determining a size and shape of the target.

selecting a preference between delivery efficiency and target conformity by applying separate first and second weight values to the maximum effective length and area difference, respectively.

providing a cost function having a first delivery efficiency portion providing for enhanced radiation delivery efficiency and a second target conformity portion providing for enhanced target conformity;

determining a type of radiation delivery system carrying the multi-leaf collimator;

determining a size and a shape of the target;

selecting a preference between delivery efficiency and target conformity responsive to the determination of the type of radiation delivery system and the size and the shape of the target;

determining a value for the cost function at a selected radiation beam delivery angle incorporating the selected preference; and

responsive to the value of the cost function, determining the collimator angle.

determine a treatment plan according to a desired prescription;

determine for each one of a plurality of discrete collimator angles a value of an area difference between an area of the opening in the multi-leaf collimator which the multi-leaf collimator can define when approaching correspondence with the target shape in the beams eye view of the multi-leaf collimator and an area of the target shape in the same beams eye view of the multi-leaf collimator;

determine for each one of the plurality of discrete collimator angles a value of a maximum effective length for a multi-leaf collimator leaf pair of the plurality of multi-leaf collimator leaf pairs having the maximum effective length;

determine a sum of the value of the area difference and the value of the maximum effective length for each of the plurality of discrete collimator angles;

determine a minimum sum value for the sum of the value of the area difference and the value of the maximum effective length for a collimator angle of the plurality of collimator angles having the minimum sum value; and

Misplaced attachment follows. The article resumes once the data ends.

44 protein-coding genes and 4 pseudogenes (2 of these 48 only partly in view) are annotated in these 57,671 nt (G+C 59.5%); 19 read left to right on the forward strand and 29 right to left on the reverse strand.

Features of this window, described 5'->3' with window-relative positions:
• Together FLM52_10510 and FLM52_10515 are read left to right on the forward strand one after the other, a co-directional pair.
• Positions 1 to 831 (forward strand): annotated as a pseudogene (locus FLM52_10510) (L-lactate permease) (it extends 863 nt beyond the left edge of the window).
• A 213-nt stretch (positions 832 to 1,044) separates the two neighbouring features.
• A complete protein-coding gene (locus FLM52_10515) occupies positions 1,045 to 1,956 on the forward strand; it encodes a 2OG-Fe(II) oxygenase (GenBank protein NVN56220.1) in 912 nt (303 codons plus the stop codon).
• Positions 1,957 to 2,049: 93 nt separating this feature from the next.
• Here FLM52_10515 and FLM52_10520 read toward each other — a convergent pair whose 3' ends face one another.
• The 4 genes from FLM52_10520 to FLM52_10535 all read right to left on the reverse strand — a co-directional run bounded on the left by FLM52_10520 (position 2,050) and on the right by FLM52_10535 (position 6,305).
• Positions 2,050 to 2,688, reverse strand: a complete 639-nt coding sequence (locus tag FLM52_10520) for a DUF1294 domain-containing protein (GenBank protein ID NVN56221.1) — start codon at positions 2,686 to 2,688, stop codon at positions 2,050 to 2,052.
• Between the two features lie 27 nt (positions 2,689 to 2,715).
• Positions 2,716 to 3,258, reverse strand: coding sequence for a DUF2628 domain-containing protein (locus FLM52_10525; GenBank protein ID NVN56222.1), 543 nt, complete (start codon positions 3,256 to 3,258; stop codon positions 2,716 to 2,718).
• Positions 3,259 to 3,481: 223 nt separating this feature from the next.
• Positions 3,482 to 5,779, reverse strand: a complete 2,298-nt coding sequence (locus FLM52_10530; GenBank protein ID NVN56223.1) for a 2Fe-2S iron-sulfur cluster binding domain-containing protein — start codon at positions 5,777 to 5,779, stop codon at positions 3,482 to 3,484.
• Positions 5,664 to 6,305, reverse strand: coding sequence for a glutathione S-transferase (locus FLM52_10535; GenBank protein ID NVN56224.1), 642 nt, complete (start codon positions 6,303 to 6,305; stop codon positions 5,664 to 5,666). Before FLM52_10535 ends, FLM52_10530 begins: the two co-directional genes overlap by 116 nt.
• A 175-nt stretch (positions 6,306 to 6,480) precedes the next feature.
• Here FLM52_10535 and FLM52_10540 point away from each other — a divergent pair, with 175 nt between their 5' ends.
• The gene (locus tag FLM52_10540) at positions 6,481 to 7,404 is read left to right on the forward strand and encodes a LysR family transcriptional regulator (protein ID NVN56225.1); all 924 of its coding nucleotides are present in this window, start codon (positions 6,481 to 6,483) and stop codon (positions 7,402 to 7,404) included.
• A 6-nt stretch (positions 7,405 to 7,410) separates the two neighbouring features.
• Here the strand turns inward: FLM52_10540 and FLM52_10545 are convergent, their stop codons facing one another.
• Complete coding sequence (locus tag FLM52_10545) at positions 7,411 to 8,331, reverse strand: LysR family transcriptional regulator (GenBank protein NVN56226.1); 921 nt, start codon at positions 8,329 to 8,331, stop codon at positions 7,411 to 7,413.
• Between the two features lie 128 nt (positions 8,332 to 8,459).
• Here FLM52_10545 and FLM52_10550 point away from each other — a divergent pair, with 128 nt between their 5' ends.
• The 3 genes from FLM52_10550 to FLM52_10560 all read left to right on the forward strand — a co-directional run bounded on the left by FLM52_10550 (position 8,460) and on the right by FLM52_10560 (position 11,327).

select for application to the treatment plan prior to treatment plan optimization, the collimator angle having the minimum sum value.

receive from a user a first weight value for the maximum effective length and a second weight value for the area difference; and

apply the first weight value to the maximum effective length and the second weight value to the area difference prior to determining the minimum sum value.

determine a type of radiation delivery system carrying the multi-leaf collimator; and

determine a size and shape of the target.

select a preference between delivery efficiency and target conformity by applying separate user defined first and second weight values to the maximum effective length and area difference, respectively.

a multi-leaf collimator having a plurality of selectable discrete collimator angles, an opening to pass a radiation beam, and a plurality of multi-leaf collimator leaf pairs to close portions of the opening to form a radiation beam arrangement having a plurality of radiation beam segments; and

a computer in communication with the multi-leaf collimator to form the radiation beam arrangement incorporating a cost function to determine a collimator angle of the multi-leaf collimator to thereby enhance the radiation beam arrangement, the cost function including both parameters to enhance conformity of the radiation beam arrangement to a shape of the target, and parameters to enhance delivery efficiency by reducing a number of segments and reducing a number of monitor units required for delivery of a desired radiation prescription.

means for selecting a first weight value for the maximum effective length and a second weight value for the area difference; and

means for applying the first weight value to the maximum effective length and the second weight value to the area difference prior to determining the minimum sum value.

Description